45. Chapter 44
I was warm and peaceful and everything was hazy, and best of all my mother was there. I let myself cry like a baby for the first time in many years when I saw her, and felt all my cares lifted from me. Everything would be well now, I was blissfully happy and drifted off into a deep and restful sleep. If this was death then we were wrong to fear it so.
The next thing I was aware of were voices in the dark, hushed but obviously agitated, a man and a woman speaking in the Hill tongue. "He should have been left where he was, it would have been a mercy and doubtless no more than he deserves. He must be one of the red bears that Ulfred caught outside Deepvale, this one must have got away, not many did by all accounts". The male voice was agitated and angry "We must turn him over to Garrad and let the Thain deal with him. Curse this snowstorm". The woman's voice was warm and soft and had an achingly familiar lilt. "Peace my son" she said calmly. "You are right, but he offers us no harm as he is and bore no weapons when we found him. There is something unusual about him too, he speaks our tongue and well, and cried out to his mother so". The voice of an old man cut in "It is our way to offer succour to those lost in the wild who come to our door and always has been, if they offer us no harm, remember that boy. This one shall remain our guest until he is strong enough to account for himself and his deeds". This clearly concluded the conversation, for the next thing I heard were footsteps coming my way, and then a door handle clunked and the room was filled with light from a lantern which dazzled me for a moment.
I very quickly realised that I was not dead, but laid in a warm cot in a snug room with whitewashed cob walls, a low dark beamed ceiling and a small shuttered window. In the doorway, holding the lantern was a handsome woman of about forty in the traditional country dress of the Hill folk, and though it was easy to mistake such things in poor light and weak wits her resemblance to my mother made me start. She looked upon me with the same dark eyes and spoke kindly when she saw I had awoken. " You have returned to us. That is good. There is a pot of broth on the fire if you would like a little?" I nodded, and croaked a thank you to her in her own tongue. She returned, set the candle down on a small table and sat on a stool by the cot with the wooden bowl of broth and a spoon in her hands. I found I was too weak to sit up and take the bowl myself, so she helped me up a little and began to feed me spoon by spoon. It seemed the most delicious thing I had ever tasted, but she would not let me have much, and afterwards I sank back into the bedding and quickly began to drift back to sleep. Before she left she asked me my name, and told me hers was Haelwen and smiling at me a little sadly, rose to her feet and left with the candle, closing the door quietly behind her.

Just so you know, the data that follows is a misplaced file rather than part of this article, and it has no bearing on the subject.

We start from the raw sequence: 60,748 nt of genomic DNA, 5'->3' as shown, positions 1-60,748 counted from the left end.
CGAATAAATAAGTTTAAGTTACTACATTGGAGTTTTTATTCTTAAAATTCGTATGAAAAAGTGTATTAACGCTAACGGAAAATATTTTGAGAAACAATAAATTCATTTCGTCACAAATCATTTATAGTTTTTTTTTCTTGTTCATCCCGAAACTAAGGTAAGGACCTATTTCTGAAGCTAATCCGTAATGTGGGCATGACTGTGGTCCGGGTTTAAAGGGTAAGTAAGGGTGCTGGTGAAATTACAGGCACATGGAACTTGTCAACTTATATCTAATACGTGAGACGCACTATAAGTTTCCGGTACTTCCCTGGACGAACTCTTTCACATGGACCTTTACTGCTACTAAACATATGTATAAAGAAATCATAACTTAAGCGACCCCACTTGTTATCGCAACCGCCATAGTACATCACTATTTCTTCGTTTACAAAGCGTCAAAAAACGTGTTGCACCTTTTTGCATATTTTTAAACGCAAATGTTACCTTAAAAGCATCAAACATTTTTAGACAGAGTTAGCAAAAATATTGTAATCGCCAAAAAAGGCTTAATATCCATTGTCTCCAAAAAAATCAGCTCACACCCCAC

She returned in the morning with a bowl of gruel, and then helped me in a matter of fact way to get out of bed and use the pot. I apologised for my pathetic weakness, but she laughed and told me she was a mother and a farmer's wife and such things were of no consequence to her. I realised that I had been washed and my head wound cleaned and salved whilst I lay insensible, and I felt at once mortified and deeply grateful to this kind hearted and practical woman who had taken me into her home and saved my life. Afterwards she helped me back into my cot and after a while I fell asleep again. It was mid afternoon when I woke and the grey light that filtered through the shutter in the room was beginning to fade. I could hear activity beyond my door, and the odd burst of discussion between the woman and the old man. Eventually the door opened softly and she looked in on me, saw I was awake, and asked me if I would like something to eat and drink, which I very much did. I felt refreshed, and hungry, and found some of my strength had returned. I sat up, and then carefully got to my feet, clad in a borrowed undershift, and found myself a little unsteady, but able to stand nonetheless, holding onto the bedpost to steady myself. She returned, smiled when she saw me on my feet, and asked me if I would like to come through into the main room and sit by the fire. She picked up a blanket from the cot and put her arm around me to steady me and I leaned on her in turn and we walked slowly through into the main room. She felt soft and strong under me, and the warm salty smell of her close to stirred feelings that I had almost forgotten.